This is proving to be a big year for cannabis. As a result, we are ranking the fifty states from worst to best on how they treat cannabis and those who consume it. Each of our State of Cannabis posts will analyze one state and our final post will crown the best state for cannabis. As is always the case, but particularly so with this series, we welcome your comments. We are now working through the top ten. The remaining states all have legalized medical marijuana and the criminal penalties in the remaining states range from bad to good, but many have decriminalized the possession of small amounts of marijuana. Now we turn to state number nine: New Mexico.
Our previous rankings are as follows: 9. Nevada; 10. Hawaii; 11. Maryland; 12. Connecticut; 13. Vermont; 14. Rhode Island; 15. Kentucky; 16.Pennsylvania; 17.Delaware; 18. Michigan; 19. New Hampshire; 20. Ohio; 21. New Jersey; 22. Illinois; 23. Minnesota; 24. New York; 25. Wisconsin; 26. Arizona; 27. West Virginia; 28. Indiana; 29. North Carolina; 30. Utah; 31. South Carolina; 32. Tennessee; 33. North Dakota; 34.Georgia; 35. Louisiana; 36. Mississippi; 37. Nebraska; 38. Missouri; 39. Florida; 40. Arkansas; 41. Montana; 42. Iowa; 43. Virginia; 44. Wyoming; 45. Texas; 46. Kansas; 47. Alabama; 48. Idaho; 49. Oklahoma; 50. South Dakota.
Criminal Penalties. Possession of less than one ounce of cannabis in New Mexico is punishable by a fine of $50-100 and up to 15 days imprisonment. Subsequent offenses for this amount earn a fine of $100-1,000 and a maximum 1-year prison sentence. Possession of 1-8 ounces also earns a fine of $100-1,000 and a maximum 1-year prison sentence. Possession of over 8 ounces earns up to 1.5 years in prison and a fine up to $5,000.
Distribution of cannabis is punished in New Mexico based on weight, as follows:
- Less than 100 pounds earns up to 1.5 years in prison and a fine up to $5,000. Subsequent offenses earn up to 3 years in prison and a fine up to $5,000.
- Distribution of over 100 pounds earns up to 3 years in prison and a $5,000 fine. Subsequent offenses earn up 9 years in prison and a maximum fine of $10,000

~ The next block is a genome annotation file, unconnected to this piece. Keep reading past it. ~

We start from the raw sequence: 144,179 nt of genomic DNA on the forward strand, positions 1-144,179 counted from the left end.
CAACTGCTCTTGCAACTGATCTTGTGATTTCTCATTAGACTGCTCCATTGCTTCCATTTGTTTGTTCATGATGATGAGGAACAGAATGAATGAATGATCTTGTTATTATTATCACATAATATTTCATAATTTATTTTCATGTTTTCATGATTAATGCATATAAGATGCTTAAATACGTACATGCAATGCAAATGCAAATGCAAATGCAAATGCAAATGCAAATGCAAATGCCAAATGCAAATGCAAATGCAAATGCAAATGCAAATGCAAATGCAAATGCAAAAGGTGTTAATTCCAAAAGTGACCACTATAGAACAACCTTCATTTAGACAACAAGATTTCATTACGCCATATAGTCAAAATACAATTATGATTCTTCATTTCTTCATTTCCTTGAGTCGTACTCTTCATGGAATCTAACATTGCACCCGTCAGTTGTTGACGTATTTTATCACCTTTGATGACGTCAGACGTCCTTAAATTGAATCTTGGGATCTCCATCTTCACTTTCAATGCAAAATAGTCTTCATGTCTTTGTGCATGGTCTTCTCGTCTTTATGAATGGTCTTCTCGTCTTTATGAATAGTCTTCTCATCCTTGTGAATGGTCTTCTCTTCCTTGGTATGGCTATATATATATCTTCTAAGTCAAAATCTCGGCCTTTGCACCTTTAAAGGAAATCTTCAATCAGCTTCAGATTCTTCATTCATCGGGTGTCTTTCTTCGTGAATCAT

These penalties increase if cannabis is distributed to a minor or in a school zone.
Medical Marijuana. New Mexico legislators approved medical marijuana in 2007. Cannabis patients may receive a certification from a medical provider that they have one of the following qualifying conditions:
- Amyotrophic Lateral Sclerosis (ALS),
- Crohn’s Disease,
- Hepatitis C Infection currently receiving antiviral treatment (proof of current anti-viral treatment required),
- Huntington’s Disease,
- Hospice Care,
- Inclusion Body Myositis,
- Inflammatory autoimmune-mediated arthritis,
- Multiple Sclerosis,
- Damage to the nervous tissue of the spinal cord, with (proof of objective neurological indication of intractable spasticity required),
- Painful Peripheral Neuropathy,
- Parkinson’s disease,
- Post-Traumatic Stress Disorder,
- Severe Chronic Pain,
- Severe Anorexia/Cachexia,
- Spasmodic Torticollis (Cervical Dystonia), and
- Ulcerative Colitis.
Cannabis patients must then apply to the New Mexico Department of Health’s Medical Cannabis Program. The Medical Cannabis Department then issues the patient a Patient Enrollment Card which they must carry anytime they use or possess cannabis.
New Mexico cannabis patients are allowed to grow up to four mature plants and twelve seedlings and they may possess up to six ounces of usable marijuana. Patients may only cultivate marijuana at their own residence or property. Additionally, cannabis patients must apply for a Personal Production License from the New Mexico Department of Health.
Alternatively, patients can purchase marijuana from a state-licensed producer. New Mexico’s medical cannabis industry includes licensed producers, couriers, manufacturers, and laboratories. Producers are allowed to grow and sell cannabis to medical marijuana patients. A list of the currently licensed producers is available here. Couriers transport cannabis. Manufacturers process cannabis into other products such as tinctures and oils.
New Mexico regulators are considering fairly groundbreaking rule changes to allow opioid addicts access to marijuana to treat their addictions. KREQ News 13 reports that “New Mexicans addicted to heroin or other opiates like pain killers may soon be able to apply for a medical marijuana card.”